A few years after the end of the war, we girls at grammar school who were about to launch ourselves into the world of work were questioned about our choice of future careers.  Most girls wanted to be teachers or nurses, one a scientist, all choices which were greeted with approval. When it was my turn, I blushed and said simply  “I want to be a writer…”  A pause, then came the answer:  “But Sheila, don’t you know there is a shortage of paper?”  I have been conscious of that ever since…

I learned to read and write at three years old, but my mother said I was telling stories to myself in my cot.  She and Dad used to listen outside the door.  I guess it was my way of getting off to sleep. I was a premature baby, almost born in an Austin 7 en route to Suffolk where Mum was going to care for her sister who had just had a baby herself!  She made it to the top step of the stairs at Auntie’s house and I decided to put in an appearance!  I was bright yellow with jaundice and baptised hurriedly.

When I was seven I entertained the school on a Friday afternoon in the village hall to a long-running saga about a black-eyed pirate called Bill.  I made it up as I went along and was so absorbed in the story I wasn’t self-conscious, until the hall caretaker told my aunt (with whom we stayed at times during the war, after being bombed out) how he put down his bucket and mop, and like my parents, “listened outside the door.”  Then I felt too shy to continue.  However, I was writing all the time.  Shortage of paper then indeed:  kind friends cut the flyleaves from old books for my use!  I wrote my first “book” before I was ten, in purple ink, all sixty pages of it, probably purple prose as well!

Later, when I was fifteen, I won an essay prize.  The subject was Waste Paper, just up my street.  I was an avid collector, especially of ancient comics, though my mother pointed out to me that there wasn’t much point in replying to the reader who wanted a penfriend, as “she must be thirty by now!”  I nearly didn’t enter this inter-schools competition set up by the local paper, because I had dashed off pages in my usual awful scrawl, “You let your pen run away with you,” as Dad said. The Head mistress appeared with my script and said:  “The deadline is tomorrow.  Stay after school and rewrite this with no blots!”  Reluctantly, I did, and my form tutor kindly delivered my effort by hand.  I thought no more of it until one morning I was puzzled by girls coming up to me, and saying “Well done!”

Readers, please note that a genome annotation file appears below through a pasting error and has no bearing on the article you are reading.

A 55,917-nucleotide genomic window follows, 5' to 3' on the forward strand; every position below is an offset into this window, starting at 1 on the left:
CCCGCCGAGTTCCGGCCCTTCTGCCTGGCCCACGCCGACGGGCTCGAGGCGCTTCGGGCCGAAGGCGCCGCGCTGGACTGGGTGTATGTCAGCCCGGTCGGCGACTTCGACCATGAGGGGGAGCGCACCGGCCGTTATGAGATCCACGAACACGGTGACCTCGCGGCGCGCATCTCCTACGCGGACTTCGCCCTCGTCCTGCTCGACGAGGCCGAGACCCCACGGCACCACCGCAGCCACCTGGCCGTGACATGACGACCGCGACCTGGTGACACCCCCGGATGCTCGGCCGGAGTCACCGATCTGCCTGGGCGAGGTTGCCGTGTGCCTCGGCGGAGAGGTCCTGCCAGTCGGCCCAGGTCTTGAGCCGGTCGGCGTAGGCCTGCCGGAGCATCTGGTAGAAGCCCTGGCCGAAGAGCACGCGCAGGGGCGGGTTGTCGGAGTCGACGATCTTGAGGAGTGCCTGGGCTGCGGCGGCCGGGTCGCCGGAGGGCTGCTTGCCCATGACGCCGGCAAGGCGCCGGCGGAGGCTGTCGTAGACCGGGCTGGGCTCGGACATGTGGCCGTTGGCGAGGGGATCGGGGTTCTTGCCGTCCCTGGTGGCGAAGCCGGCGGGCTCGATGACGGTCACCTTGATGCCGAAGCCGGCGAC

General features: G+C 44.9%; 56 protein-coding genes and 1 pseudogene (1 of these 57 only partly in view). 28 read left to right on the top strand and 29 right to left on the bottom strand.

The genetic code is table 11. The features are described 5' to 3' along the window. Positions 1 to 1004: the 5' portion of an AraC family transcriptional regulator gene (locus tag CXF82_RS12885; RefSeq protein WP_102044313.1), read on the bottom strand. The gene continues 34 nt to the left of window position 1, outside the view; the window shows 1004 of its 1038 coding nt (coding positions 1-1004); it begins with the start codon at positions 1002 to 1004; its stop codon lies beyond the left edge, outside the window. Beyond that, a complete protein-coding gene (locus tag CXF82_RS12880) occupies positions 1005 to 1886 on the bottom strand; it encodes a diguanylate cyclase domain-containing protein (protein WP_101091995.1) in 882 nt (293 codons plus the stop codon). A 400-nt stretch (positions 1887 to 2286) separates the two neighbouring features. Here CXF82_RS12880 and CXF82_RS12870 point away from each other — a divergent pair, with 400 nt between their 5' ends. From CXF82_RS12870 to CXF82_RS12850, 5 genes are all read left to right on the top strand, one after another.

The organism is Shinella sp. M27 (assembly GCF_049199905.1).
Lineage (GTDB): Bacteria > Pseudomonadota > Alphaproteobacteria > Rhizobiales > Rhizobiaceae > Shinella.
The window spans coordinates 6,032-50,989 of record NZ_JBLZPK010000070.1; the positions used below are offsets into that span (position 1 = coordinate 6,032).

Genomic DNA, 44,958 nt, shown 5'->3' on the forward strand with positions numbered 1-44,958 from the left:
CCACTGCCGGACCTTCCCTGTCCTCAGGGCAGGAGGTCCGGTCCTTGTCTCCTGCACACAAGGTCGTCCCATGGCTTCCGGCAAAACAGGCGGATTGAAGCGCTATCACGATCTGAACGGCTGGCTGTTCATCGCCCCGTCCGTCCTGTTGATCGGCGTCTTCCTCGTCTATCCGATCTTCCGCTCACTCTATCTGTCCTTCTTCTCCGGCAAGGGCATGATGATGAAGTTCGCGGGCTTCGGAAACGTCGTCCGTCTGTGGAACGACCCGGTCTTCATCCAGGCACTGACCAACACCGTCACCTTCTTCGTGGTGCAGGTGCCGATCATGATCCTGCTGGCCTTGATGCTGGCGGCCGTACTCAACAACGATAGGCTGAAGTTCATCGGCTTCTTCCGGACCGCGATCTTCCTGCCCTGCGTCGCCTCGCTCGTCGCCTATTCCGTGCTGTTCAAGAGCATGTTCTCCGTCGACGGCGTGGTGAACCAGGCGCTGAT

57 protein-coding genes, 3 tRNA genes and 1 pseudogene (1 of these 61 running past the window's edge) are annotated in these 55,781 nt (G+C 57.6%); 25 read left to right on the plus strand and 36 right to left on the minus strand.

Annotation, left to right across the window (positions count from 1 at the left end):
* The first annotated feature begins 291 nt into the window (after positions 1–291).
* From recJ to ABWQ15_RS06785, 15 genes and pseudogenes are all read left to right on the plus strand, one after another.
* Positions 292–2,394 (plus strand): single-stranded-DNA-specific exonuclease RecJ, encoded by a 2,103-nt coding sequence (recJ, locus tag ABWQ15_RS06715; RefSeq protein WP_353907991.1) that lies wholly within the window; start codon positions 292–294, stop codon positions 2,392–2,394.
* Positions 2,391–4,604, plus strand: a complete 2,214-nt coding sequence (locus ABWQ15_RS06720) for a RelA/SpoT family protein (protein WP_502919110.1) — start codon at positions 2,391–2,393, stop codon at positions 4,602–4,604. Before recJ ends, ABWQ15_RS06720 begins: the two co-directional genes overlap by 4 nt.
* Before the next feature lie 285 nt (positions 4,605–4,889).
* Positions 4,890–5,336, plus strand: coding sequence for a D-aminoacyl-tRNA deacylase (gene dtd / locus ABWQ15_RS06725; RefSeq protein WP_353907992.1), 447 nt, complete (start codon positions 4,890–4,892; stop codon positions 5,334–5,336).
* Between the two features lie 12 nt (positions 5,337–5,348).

I had come first out of 3,000 entries.  I was embarrassed because the Head Girl had come second….  Years later, my old Head Teacher wrote to me, “You have a gift, Sheila, I do hope you use it!”  Well, I try, I really do, Miss C.

I married young and John and I brought up our five boys and four girls on a smallholding in the Weald of Kent.  The house was in a poor state of repair, we had mice under the floorboards and bats in the loft, but we loved it all.  We had numerous pets (as well as the “pests”) – I never stopped writing, and the children were a great inspiration!  I wrote articles on family life for magazines, and short stories for the American bible-belt for children.  With the welcome dollars we purchased a large portable swimming pool.  The children all learned to swim in it, but all I could do was float in an old tyre with the current baby on my lap!

I was also village correspondent while we lived in that village. Emboldened, I began to write romantic short stories, set in the past, and had wonderful feedback from readers. My editor told me I should write books, “because we all want to know what happened next!”  So I did.

I will go on writing, I hope, until I drop. I am writing the biography of my great-grandmother Emma, a story-teller herself, and a remarkable woman.  I have reached 1862 right now – it was entitled Nelly Has Made You a Chocolate Cake, but is now The Forget-Me-Not Girl. There are many more stories to write – and thank you for reading this!

(And thank you Sheila for sharing this story with us!)

About Sheila Newberry

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Sheila Newberry was born in Suffolk and spent a lot of time there both before and during the war. She wrote her first ‘book’ before she was ten – all sixty pages of it – in purple ink. Her family has certainly been her inspiration and she has been published most of her adult life. She spent forty years living in Kent with her husband John on a smallholding, and has nine children and twenty-two lively grandchildren. They retired back to Suffolk where Sheila still lives today.

All of Sheila’s books are available here.

There’s more with these other bloggers too:

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The Last Piece of My Heart by Paige Toon

The last piece of my heart

I don’t actually know which lovely member of Books and the City @TeamBATC for Simon and Schuster sent me a copy of The Last Piece of My Heart by Paige Toon, but whoever it was – thank you!